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Revisiting the Destabilizing Force of Misguided Market Intervention

I’ve spent an excessive amount of time in the last 7 years talking about the various market distortions that QE can cause (I even dedicated a paper to the commodity bubble in 2011).  I would argue that the two primary places where these distortions occurred were in the commodity markets and the corporate bond market (though probably less directly attributable in the commodity market).

The thinking relative to commodities was very simple.  QE created the belief that high inflation was on the horizon so commodity producers saw huge inflows of demand for “real assets”.  There were all sorts of strange things happening in the markets over the last 7 years including Chinese farmers hoarding cotton in their kitchens, copper producers essentially securitizing their holdings to make loans, investment banks holding inventories of oil, etc.  These were moves that were designed to anticipate the coming inflation from QE’s “money printing”, which never came of course because QE doesn’t create high inflation (as I’ve repeatedly explained).¹

The current debacle in commodity markets goes beyond the slowdown in China.  It is, to a large degree, a capitulation in the idea that QE causes high inflation.  This has been most notable in the precious metals markets which are often viewed as the best commodity to hold to protect against inflation.  Back in 2011 I explicitly stated that the silver market was in a bubble with prices over $40.  The current collapse is a complete reversal in the “QE causes inflation” view.

The more recent market debacle is occurring in high yield bonds which has similar bull market origins.  This is another market that I’ve expressed concerns about over the years thanks to distortions from QE.  Again, the thinking is very simple.  QE reduces the quantity of safe high(er) yielding fixed income assets in the private sector. As the private sector is forced out of these holdings they search for similar alternatives.  Since the safest high(er) yielding instruments have been removed from the aggregate pool of options investors have no choice but to demand alternatives.  QE essentially dilutes the quality of the outstanding pool of options forcing investors to reallocate into riskier alternatives.

As a result of this we’ve seen very high levels of corporate bond issuance and junk bond issuance in particular:


QE created a supply/demand imbalance in the private sector which resulted in an environment that actually destabilized the aggregate pool of securities.  In macroeconomic research this is the “safe asset shortage” problem.  QE not only failed to create the inflation it was intended to create (because people don’t spend more money when they simply swap assets), but it also reduced the overall credit quality of the private sector’s financial assets.  So, as we see deterioration in credit spreads I don’t think we should be all that surprised:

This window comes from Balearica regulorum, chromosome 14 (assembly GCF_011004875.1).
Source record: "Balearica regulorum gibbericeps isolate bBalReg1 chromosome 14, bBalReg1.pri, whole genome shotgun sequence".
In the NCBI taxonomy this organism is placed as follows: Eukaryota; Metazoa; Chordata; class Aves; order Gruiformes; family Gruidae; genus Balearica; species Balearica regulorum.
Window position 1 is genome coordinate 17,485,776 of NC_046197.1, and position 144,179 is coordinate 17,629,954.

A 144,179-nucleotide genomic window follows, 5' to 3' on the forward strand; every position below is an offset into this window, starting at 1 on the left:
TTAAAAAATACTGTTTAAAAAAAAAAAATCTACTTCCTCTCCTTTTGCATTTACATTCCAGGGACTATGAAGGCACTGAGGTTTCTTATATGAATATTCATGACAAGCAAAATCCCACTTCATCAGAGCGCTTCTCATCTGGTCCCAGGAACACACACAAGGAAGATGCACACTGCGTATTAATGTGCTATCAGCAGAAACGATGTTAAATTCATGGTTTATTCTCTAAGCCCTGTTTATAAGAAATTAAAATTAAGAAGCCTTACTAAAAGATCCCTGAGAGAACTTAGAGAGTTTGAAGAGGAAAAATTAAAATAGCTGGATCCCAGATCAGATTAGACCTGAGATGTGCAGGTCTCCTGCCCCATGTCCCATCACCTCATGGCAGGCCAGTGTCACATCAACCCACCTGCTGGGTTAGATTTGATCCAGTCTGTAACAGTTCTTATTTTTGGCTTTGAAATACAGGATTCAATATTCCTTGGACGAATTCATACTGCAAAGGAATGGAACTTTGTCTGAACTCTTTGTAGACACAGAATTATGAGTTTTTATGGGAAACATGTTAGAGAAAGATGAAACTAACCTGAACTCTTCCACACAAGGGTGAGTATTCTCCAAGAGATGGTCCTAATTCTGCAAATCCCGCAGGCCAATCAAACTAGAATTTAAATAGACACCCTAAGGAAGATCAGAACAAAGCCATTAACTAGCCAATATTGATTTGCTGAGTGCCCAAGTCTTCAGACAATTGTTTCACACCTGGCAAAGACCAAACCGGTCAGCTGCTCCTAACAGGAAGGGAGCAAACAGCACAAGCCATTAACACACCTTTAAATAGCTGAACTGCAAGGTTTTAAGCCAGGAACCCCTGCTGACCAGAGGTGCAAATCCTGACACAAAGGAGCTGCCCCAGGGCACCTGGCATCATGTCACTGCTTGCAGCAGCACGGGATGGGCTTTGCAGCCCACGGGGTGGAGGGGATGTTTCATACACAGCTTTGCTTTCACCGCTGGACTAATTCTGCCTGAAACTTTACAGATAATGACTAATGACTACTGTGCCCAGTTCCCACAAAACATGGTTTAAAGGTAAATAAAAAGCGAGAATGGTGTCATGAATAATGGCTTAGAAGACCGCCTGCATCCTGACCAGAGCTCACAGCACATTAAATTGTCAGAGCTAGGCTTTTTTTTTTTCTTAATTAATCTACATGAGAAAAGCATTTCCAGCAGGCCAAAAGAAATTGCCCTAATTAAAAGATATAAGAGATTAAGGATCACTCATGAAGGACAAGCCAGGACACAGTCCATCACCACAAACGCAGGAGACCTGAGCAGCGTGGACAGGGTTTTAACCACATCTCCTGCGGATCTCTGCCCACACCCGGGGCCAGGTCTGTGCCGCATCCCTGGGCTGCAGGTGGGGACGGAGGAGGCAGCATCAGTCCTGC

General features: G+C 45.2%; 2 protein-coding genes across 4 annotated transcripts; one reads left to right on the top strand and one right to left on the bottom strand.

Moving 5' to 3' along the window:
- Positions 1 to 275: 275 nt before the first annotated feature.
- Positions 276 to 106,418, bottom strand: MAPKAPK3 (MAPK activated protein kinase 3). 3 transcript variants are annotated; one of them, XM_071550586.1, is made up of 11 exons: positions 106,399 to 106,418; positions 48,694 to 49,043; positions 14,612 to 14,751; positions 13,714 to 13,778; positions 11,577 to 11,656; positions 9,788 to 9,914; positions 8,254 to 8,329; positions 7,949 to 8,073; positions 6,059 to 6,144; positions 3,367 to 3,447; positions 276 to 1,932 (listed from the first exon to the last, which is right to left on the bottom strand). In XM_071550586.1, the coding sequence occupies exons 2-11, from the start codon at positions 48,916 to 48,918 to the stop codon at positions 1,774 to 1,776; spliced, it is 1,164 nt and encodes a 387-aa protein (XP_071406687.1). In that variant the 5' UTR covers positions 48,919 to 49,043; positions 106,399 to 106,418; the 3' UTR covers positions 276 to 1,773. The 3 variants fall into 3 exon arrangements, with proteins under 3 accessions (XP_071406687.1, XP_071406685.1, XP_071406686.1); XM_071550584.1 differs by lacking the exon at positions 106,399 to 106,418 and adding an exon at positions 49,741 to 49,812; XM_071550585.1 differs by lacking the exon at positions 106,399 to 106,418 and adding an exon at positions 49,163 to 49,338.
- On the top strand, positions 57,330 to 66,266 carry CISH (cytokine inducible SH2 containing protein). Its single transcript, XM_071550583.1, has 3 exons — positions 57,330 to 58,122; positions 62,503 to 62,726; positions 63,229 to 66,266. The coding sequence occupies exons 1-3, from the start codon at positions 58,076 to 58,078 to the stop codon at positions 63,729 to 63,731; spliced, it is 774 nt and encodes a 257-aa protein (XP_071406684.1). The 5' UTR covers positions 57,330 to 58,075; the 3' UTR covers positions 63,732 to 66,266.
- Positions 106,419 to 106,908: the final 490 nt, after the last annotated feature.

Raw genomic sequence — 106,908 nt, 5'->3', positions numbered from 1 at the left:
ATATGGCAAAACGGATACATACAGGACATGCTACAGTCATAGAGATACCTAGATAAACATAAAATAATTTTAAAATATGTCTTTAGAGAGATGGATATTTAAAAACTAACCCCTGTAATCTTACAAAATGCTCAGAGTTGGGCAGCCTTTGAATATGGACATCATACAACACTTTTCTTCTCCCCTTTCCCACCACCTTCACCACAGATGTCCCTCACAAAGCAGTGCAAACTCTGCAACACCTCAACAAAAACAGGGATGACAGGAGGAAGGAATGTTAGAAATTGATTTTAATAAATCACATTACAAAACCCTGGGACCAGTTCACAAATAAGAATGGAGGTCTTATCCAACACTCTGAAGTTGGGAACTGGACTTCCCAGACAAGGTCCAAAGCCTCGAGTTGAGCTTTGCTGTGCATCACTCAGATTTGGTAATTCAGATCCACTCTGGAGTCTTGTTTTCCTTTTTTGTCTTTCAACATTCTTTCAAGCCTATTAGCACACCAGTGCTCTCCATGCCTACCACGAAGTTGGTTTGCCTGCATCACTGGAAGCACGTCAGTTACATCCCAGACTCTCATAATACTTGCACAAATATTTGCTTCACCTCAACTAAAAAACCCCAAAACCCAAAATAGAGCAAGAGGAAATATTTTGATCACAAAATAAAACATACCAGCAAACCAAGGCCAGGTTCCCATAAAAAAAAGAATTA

The bigger question for most investors is why do they own high yield bonds in the first place?  I’ve personally never really understood the purpose of owning junk bonds.  In fact, I don’t even know why we call them bonds.  Yes, from a legal perspective we identify these securities as “bonds”, but from a market practitioner’s perspective they’re really more like a crappy version of equity since they have many of the volatility aspects of equity without the same high returns.

Since 1985 high yield bonds have generated an average annual return of 8.1% with a standard deviation of 9.8.  An aggregate bond index has generated a 7.1% average return with a standard deviation of 5.2.  The risk adjusted returns in the aggregate bond index were far better over this period as Sharpe and Sortino ratios show dramatically better results. Perhaps most importantly, high yield bonds failed to do what bonds should do – protect investors from permanent loss risk.  In addition to a 30% decline peak to trough during the financial crisis high yield bonds have consistently generated 8%+ declines in portfolios since 1985 while the bond aggregate has never experienced a calendar year decline greater than -3%.  Being sector specific in the high yield bond market has failed to justify the higher risk profile of this segment of the bond market.  This has to make an investor wonder – why would they want to own this component in the first place?

It’s all a very disconcerting picture.  We’ve become so dependent on the Fed for policy moves that I have to wonder if this dependence is actually serving public policy well.  The evidence from the last 7 years does not bode well.

¹ – Understanding QE